Isolated from the rest of the country by windswept peaks and the Northern Irish border, this county’s unique character is in its rugged scenery and remote villages.
Visit Ireland’s northwestern crown to revel in County Donegal’s spectacular mountain landscapes and jagged coastline. Donegal contains Ireland’s largest Gaeltacht (Irish-speaking) area and its far-flung coastal towns present a rich cultural identity, where Irish is the common tongue and traditional fiddle music is played in local pubs. Check out quiet beaches sheltered by towering cliffs or gaze up at the region’s craggy mountains from green valleys and pristine lakes.
The county’s most populous town is Letterkenny, situated on the edge of the River Swilly. Nicknamed the Cathedral Town, Letterkenny is a thriving university hub with an eclectic mix of architecture. To the town’s northeast is Glenveagh National Park, an area with rolling hills, woodlands, lakes and marsh. The Victorian-era Glenveagh Castle sits in the center of the park on the lakeshore of Lough Veagh. Explore the estate’s botanical gardens or venture into the wider expanse of Ireland’s second-largest national park.
More magnificent scenery surrounds the towns of Gweedore and Cloughaneely, which sit at the foot of Mount Errigal. This steep quartzite peak is the highest among the mountain range known to locals as the Seven Sisters and can be climbed on calm days.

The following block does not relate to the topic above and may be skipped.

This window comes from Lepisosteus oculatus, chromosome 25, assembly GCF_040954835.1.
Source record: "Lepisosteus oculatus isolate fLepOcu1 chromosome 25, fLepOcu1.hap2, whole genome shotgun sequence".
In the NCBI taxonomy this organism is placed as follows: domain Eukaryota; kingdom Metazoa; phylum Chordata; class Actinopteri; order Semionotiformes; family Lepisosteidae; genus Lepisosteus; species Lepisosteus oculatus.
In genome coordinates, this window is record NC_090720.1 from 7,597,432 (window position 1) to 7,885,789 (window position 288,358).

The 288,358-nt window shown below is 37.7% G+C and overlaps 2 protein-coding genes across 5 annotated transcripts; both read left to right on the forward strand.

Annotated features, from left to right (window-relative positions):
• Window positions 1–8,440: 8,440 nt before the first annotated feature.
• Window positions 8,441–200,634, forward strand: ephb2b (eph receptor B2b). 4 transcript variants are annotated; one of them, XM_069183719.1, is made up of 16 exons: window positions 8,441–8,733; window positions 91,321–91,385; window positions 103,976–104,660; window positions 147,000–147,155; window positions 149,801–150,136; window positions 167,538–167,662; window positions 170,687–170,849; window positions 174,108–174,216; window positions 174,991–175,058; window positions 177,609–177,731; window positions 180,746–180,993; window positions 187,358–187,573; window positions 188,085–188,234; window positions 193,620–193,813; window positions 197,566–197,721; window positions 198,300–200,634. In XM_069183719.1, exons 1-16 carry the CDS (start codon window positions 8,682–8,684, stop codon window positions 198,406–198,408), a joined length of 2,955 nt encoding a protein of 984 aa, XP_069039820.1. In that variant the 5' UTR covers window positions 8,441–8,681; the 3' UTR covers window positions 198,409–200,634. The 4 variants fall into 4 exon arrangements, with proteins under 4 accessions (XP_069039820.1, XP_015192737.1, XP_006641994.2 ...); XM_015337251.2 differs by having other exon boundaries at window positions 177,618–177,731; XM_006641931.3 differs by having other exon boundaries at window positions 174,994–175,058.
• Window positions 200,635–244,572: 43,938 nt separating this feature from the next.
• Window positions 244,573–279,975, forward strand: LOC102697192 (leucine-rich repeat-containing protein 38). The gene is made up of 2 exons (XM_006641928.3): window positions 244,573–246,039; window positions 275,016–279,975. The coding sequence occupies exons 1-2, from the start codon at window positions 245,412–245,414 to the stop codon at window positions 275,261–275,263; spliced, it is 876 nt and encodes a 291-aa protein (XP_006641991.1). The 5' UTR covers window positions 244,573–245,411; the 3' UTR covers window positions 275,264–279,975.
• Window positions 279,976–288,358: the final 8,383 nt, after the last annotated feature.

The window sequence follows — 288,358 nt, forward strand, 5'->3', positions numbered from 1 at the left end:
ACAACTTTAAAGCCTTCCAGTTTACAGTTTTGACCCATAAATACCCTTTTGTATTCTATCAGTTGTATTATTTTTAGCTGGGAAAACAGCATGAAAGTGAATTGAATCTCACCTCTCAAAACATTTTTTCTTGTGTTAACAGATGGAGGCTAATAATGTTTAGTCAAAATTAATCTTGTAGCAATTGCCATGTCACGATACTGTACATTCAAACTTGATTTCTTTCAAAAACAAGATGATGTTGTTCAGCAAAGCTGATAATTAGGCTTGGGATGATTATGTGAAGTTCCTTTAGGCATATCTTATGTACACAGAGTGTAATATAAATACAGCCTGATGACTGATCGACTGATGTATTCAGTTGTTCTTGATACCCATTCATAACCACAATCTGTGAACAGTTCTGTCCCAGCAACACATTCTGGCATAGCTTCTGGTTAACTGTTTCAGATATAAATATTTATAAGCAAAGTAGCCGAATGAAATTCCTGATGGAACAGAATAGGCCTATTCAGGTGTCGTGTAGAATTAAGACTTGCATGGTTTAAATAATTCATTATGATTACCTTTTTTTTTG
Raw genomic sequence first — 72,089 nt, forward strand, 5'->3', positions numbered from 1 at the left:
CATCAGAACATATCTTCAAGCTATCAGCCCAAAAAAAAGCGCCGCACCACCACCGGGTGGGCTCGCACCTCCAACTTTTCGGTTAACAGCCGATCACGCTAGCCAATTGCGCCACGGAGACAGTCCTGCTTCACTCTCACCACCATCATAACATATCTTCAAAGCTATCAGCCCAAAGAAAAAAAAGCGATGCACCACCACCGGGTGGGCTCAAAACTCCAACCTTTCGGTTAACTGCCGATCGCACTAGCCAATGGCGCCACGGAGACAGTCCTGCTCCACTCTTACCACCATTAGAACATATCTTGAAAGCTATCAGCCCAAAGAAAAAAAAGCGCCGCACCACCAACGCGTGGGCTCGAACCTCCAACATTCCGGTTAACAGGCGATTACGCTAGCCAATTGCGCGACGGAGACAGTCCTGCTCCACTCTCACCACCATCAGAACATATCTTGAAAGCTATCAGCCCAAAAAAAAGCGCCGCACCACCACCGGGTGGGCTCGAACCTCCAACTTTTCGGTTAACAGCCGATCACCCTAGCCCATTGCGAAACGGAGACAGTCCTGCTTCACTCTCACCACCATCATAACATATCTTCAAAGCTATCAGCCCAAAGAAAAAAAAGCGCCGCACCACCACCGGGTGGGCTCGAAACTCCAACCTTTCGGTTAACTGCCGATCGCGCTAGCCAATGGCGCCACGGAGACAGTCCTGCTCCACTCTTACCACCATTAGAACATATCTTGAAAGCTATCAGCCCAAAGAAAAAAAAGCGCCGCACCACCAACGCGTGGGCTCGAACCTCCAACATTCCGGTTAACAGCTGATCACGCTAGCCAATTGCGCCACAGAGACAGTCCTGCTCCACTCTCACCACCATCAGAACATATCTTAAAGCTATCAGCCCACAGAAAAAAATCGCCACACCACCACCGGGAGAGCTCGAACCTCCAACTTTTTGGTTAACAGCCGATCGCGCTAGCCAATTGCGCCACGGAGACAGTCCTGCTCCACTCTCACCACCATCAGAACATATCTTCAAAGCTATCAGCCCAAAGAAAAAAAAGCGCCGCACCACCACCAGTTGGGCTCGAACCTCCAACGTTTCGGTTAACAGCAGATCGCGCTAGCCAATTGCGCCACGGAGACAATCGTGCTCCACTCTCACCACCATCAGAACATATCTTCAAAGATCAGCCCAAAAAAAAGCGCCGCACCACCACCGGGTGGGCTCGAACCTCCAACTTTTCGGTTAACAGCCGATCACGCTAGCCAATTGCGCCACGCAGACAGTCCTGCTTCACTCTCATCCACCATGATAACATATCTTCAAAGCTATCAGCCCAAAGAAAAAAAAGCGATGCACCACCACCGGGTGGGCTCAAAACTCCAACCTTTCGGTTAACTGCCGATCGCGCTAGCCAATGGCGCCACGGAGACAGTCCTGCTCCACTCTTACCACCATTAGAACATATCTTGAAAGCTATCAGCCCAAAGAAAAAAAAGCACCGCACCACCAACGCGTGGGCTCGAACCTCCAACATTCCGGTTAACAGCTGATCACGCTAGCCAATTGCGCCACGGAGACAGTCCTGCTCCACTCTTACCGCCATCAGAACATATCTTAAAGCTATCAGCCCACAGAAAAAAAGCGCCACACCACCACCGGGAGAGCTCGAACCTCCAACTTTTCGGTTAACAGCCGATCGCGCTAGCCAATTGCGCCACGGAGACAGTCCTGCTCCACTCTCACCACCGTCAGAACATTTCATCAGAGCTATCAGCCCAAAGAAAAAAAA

Find out about the country’s Iron Age roots at the striking hilltop fort Grianan of Aileach on the Inishowen peninsula. This peninsula marks Ireland’s most northerly point and contains the large town of Buncrana and the rugged beaches of Kinnagoe Bay. Visit Donegal’s southern coast to explore the seaside resort town of Bundoran, a popular town also renowned for its surf beaches and picturesque golf courses. If you’d prefer to sit back and watch the action, be sure to catch a local match of Gaelic football or hurling while in County Donegal.
Experience Donegal’s rich artistic culture at the annual Earagail Arts Festival in July or check out the Inishowen International Folk Song & Ballad Seminar in March. You can attend Gaelic cultural events at the 15th-century Donegal Castle.
Fly into Donegal via its regional airport, located in Carrickfinn on the northwest coast. Donegal’s coastal villages and mountain passes are best explored by car. Get an insight into Ireland’s ancient heritage in Donegal.